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Wrestler Spotlight – The Bizarre One – GOLDUST

Goldust (WWE.com)

Wrestler Spotlight
Goldust!

Goldust is one of the oddest figures in the history of the business of Professional Wrestling. I guess that particular gimmick would file more accurately under the Sports Entertainment banner, but that would only serve to diminish the man’s in-ring talent. I feel like I need to mention the fact that lately, he looks like he’s in way better shape than he ever was. Goldust was one of the talents central to the Attitude Era, which began back in 1997. Here we are, almost twenty years later, and he’s still tearing it up in the squared circle.

Let’s go back to the beginnings of the enigmatic WWE Superstar. Goldust began life as Dustin Patrick Runnels. He was born on April 11th, 1969 to a father named Virgil, who more typically goes by the name, the American Dream Dusty Rhodes. He has a sister named Kristin, who was a former Dallas Cowboys cheerleader, and he has a brother, who some of you may know. I don’t know if you’ve been paying attention to WWE at all recently, but here’s that aforementioned brother.

Cody Rhodes, AKA, Stardust (Courtesy of WWE.com)

Cody Rhodes, AKA, Stardust (Courtesy of WWE.com)

Now that we’ve covered where his life began, let’s cover where Goldust’s career began. Dustin’s first job as a wrestler was for C.W.A in 1989. They were a small, Memphis based promotion. After that, from 1990-1991, he had a short run in WWE as Dustin Rhodes. The American Dream was with WWE at the time, too, so they did not ignore the connection. Why would you? A father and son that comfortable together in front of the camera is practically a gift from the big guy Himself. It’d be a sin to waste it.

After his initial time with the company where he made his name; Dustin went down to WCW. He wrestled there from 1991 to 1995. He was The Natural Dustin Rhodes when he worked with the Georgia-based promotion. He was a mid-card talent who eventually got fired when he gigged, which was against Corporate policy at the time.

It was the best thing that could have happened to him. He left the company and went back to Vince McMahon. In September of 1995, he first started wrestling as The Bizarre One, Goldust. This stretch lasted until 1999. In those four years, Goldust saw such moments as the Hollywood Backlot Brawl, a couple Intercontinental Championship wins, and a Ladder Match with Shawn Michaels for the WWF Championship, which was pretty much the closest he’s ever come to that particular belt. He did all this as the character sold as a drag queen that really loved films. His overall design was originally meant to mimic that of an Oscar statuette.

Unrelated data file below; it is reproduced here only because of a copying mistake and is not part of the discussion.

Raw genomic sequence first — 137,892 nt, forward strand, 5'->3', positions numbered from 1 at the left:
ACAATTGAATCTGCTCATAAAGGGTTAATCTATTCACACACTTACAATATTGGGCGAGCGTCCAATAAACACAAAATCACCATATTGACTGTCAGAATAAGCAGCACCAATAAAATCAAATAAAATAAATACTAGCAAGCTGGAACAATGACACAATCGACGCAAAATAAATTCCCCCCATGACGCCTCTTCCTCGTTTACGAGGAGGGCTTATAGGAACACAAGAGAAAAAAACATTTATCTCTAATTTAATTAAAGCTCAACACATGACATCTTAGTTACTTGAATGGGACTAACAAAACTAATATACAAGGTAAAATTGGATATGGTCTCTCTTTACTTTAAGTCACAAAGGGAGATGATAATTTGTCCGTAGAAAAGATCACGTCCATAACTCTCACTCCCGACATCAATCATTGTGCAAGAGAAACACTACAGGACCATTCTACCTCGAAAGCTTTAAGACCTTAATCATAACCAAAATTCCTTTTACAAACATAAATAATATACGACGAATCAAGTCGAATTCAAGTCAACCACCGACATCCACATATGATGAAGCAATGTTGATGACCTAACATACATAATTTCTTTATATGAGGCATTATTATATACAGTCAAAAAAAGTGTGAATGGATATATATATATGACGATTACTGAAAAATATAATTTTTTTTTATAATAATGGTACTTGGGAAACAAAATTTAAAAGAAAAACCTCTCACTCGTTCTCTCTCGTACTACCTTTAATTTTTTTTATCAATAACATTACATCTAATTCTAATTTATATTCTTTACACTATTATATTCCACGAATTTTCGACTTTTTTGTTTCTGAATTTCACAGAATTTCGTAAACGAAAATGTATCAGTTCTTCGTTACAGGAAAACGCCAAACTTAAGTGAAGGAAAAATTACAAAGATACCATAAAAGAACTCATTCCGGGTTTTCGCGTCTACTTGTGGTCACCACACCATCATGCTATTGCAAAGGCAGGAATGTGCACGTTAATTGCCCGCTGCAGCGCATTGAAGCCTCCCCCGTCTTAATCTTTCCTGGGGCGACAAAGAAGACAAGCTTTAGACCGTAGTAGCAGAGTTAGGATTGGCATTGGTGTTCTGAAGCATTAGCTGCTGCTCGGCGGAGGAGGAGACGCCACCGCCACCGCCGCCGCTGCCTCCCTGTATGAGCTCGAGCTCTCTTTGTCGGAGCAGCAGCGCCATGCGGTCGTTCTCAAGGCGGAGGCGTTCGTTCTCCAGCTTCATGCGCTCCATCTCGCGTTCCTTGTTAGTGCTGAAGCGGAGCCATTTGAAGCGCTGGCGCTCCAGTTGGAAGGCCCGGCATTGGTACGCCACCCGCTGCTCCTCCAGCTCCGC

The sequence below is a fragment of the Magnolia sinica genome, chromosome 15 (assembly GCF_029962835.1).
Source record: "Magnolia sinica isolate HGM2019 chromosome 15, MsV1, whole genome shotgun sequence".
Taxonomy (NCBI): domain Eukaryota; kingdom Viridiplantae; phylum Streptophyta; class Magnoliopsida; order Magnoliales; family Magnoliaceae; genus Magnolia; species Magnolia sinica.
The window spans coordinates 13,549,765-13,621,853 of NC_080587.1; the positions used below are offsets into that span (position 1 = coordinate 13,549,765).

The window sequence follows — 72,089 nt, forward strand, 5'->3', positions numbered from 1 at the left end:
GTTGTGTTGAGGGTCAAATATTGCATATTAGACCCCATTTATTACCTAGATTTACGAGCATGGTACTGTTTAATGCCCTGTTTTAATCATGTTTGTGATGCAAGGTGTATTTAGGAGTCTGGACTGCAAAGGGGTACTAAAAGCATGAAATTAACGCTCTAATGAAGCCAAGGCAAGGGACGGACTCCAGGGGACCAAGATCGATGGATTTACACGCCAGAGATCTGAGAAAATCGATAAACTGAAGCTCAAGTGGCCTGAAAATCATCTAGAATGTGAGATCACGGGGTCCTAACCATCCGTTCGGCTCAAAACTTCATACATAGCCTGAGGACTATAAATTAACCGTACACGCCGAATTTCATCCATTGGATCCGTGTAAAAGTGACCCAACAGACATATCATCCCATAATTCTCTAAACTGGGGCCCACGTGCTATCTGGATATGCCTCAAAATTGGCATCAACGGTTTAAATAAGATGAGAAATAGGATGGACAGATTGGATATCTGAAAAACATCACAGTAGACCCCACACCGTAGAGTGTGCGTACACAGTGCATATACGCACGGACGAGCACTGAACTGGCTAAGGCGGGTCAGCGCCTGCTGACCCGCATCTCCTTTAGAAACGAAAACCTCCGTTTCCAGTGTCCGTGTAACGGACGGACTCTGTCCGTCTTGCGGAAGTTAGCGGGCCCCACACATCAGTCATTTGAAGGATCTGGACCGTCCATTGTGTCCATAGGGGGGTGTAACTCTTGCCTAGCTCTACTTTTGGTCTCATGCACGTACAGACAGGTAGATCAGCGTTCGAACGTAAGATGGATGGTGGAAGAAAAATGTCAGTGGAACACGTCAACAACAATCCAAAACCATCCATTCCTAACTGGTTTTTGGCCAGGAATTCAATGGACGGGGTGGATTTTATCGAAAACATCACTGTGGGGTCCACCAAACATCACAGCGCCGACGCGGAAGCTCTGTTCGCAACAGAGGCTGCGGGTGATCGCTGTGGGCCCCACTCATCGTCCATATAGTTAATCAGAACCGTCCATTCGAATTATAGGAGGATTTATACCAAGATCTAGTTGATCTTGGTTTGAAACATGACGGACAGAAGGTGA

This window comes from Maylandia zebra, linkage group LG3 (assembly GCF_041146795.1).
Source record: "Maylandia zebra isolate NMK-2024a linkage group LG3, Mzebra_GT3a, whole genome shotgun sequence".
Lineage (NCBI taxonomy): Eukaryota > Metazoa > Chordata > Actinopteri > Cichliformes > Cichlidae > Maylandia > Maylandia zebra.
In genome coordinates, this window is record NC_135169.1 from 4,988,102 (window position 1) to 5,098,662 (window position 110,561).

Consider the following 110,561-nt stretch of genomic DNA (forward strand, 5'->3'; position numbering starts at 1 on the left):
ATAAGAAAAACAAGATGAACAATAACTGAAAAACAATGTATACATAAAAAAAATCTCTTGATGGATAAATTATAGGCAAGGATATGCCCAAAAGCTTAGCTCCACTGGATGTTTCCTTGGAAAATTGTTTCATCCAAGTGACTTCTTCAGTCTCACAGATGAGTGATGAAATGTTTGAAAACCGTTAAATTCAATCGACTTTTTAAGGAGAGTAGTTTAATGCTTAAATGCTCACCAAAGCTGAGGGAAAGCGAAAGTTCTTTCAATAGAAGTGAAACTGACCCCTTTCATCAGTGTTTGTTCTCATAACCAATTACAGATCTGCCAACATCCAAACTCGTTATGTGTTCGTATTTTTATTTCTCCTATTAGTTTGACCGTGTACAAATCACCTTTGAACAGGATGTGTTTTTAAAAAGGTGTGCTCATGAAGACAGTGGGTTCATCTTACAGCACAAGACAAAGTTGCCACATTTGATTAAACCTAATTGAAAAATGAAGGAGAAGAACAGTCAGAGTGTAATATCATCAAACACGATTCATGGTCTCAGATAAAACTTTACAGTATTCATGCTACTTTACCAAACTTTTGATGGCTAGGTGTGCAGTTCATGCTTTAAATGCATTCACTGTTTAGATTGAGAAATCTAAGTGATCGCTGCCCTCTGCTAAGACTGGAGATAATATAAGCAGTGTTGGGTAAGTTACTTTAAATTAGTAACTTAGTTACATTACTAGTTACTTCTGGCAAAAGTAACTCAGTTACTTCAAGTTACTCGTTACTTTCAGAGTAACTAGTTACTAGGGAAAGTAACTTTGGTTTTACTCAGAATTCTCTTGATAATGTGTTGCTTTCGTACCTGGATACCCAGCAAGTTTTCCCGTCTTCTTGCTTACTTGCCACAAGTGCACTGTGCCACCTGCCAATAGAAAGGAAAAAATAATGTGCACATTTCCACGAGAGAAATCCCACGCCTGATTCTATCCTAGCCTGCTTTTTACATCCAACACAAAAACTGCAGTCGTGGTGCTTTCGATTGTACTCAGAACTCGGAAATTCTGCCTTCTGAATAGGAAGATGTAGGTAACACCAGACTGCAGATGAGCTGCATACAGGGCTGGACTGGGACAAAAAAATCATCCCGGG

That leads us into Dustin’s strongest asset as a performer: his ability to adapt. As I said earlier, he made his name during the Attitude Era. Every man in the WWE locker room had to fight for time on television during that period. The company was in a bitter war with Ted Turner, Eric Bischoff, and the WCW for ratings supremacy on Monday nights. Dustin constantly got time because he knew when to change things up. When people got tired of Goldust, he became the Artist formerly known as Goldust. He was managed by Luna Vachon during this time and it seemed like he was doing something different every night. One week he’d come out as Hunterdust, a spoof of Triple H, and then the next, he’d be Sabledust.

After 1999, he went back to WCW for a couple years. He wrestled under various gimmicks and floated along the mid-card during what is commonly known as the company’s worst period. Then, they went out of business and Vince McMahon stepped in, shutting them down for good. This paved the way for a Goldust return in 2001. He stayed with the company, this time until 2003. Then he toured the Independent Circuits for a while.

Gold and Stardust (Courtesy of WWE.com)

Gold and Stardust (Courtesy of WWE.com)

This continued for years. His fifth and most recent return to WWE has seen his career reach heights that I’m sure even Dustin never expected. He’s been years past what anyone would logically consider his prime for about ten years now, but he certainly doesn’t look it. He’s right there, step for step, week after week, with kids (relative to him) like the Uso Brothers, his brother Cody, and most anyone else in the WWE Tag Team division.

After working as Goldust and Cody Rhodes, the younger brother finally decided to slap on some makeup and complete the team. They became Gold and Stardust, which is a team that I love. Cody is really sinking himself into the character. That’s something that has actually become a part of the show. In an effort to build towards a Brother vs. Brother WrestleMania match, they’ve started to break apart the team via storyline on WWE programming. The big angle that Dustin is getting worried that Cody is taking the character too seriously.

Whatever gets us to WrestleMania. How cool is that for the man behind the makeup? Dustin gets to (assumedly) finish out his career, alongside his brother, while front and center on the Grandest Stage of Them All.

I can’t imagine it gets much better for a man who was born and raised into the Professional Wrestling business.

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